7) In the engine compartment you should now see a gap increasing between the top of the subframe towers and the body.  You should be able to pull out the old rubber compressed subframe mount fitting a new mount (rubber, poly, or solid) will likely mean having to raise the body just a little bit more, so, before lifting the body any more, take stock of the potential stress points (all the subframe to body connection issues I mentioned at the start) and make sure you are okay with them

8 )  The lower tower mount needs to slide over the raised stub of the top of the subframe tower and sit around it.  There was enough room to fit the top mount with the body lifted probably 3/4 to 1 inch off the subframe.

9) Fit the new upper mount into the hole in the top of the body and slide the bolt down into the hole to help maintain body to subframe alignment and keep the lower mount from possibly falling off its perch

10) Back underneath the car, loosen and remove the 1/2 nuts holding the subframe mounts to the toeboard note that the bolts are semi-moveable as they are linked together by a metal strap under the carpet inside the car.   So it is possible to push the threaded bolts up a little bit to help get them out of the way to remove the old mount. Remove the old mounts and fit the new mounts but leave them loose enough to allow some flexibility when trying to get the subframe bolts aligned (On my car, the subframe to mount bolts were fine-threaded, while the subframe mount to car body were coarse that created a little confusion trying to thread on nuts until that was noticed)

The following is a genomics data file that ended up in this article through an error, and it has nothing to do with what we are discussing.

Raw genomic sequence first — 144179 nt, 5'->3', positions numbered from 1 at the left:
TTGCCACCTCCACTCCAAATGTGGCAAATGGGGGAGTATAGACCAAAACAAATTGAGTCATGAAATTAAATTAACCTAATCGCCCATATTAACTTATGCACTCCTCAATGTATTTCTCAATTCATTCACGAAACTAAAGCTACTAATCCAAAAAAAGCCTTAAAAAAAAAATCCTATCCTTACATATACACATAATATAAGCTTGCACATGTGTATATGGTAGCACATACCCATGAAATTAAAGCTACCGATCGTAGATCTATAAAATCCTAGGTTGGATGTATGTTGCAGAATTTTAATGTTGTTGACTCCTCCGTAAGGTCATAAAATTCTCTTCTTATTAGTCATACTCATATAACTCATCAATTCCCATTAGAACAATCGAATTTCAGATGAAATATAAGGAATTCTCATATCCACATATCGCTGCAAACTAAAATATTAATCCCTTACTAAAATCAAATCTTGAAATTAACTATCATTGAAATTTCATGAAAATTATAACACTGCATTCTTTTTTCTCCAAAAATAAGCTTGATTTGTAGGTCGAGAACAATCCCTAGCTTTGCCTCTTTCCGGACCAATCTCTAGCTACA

11) Lower the jacks and line up the lower subframe mounts to the subframe. This is the fiddly part - had to poke a screwdriver into the subframe and catch the subframe mount and wiggle it around in order to get it aligned before the bolts would drop in (much like playing with engine mounts).  Also had to adjust the jacks to vary the height of the body side to side slightly before things lined up.   

12) Let the body down fully on the subframe and tighten everything back up.  Supposedly the big tower bolts should be tightened to 50 ft lbs.    That might be great with a solid mount, but I think that is overkill for a rubber or poly mount.  I tightened up the big bolts snug, and then tightened just a little more.  Ill monitor it and make sure it doesnt loosen once Ive driven the car a little. 

Disclaimer:  You are an adult, so consider for yourself the risks of working on a car and that of trusting information like this found the Internet. 


(Finally, thanks to Mark for helping me install these mounts on my car!)


« Last Edit: February 20, 2017, 10:09:40 PM by BruceK »
1988 Austin Mini
2002 MINI Cooper S
2007 Triumph Bonneville

Offline MiniDave

Re: Changing out Mini front subframe mounts with the engine in the car
« Reply #1 on: February 20, 2017, 03:13:47 PM »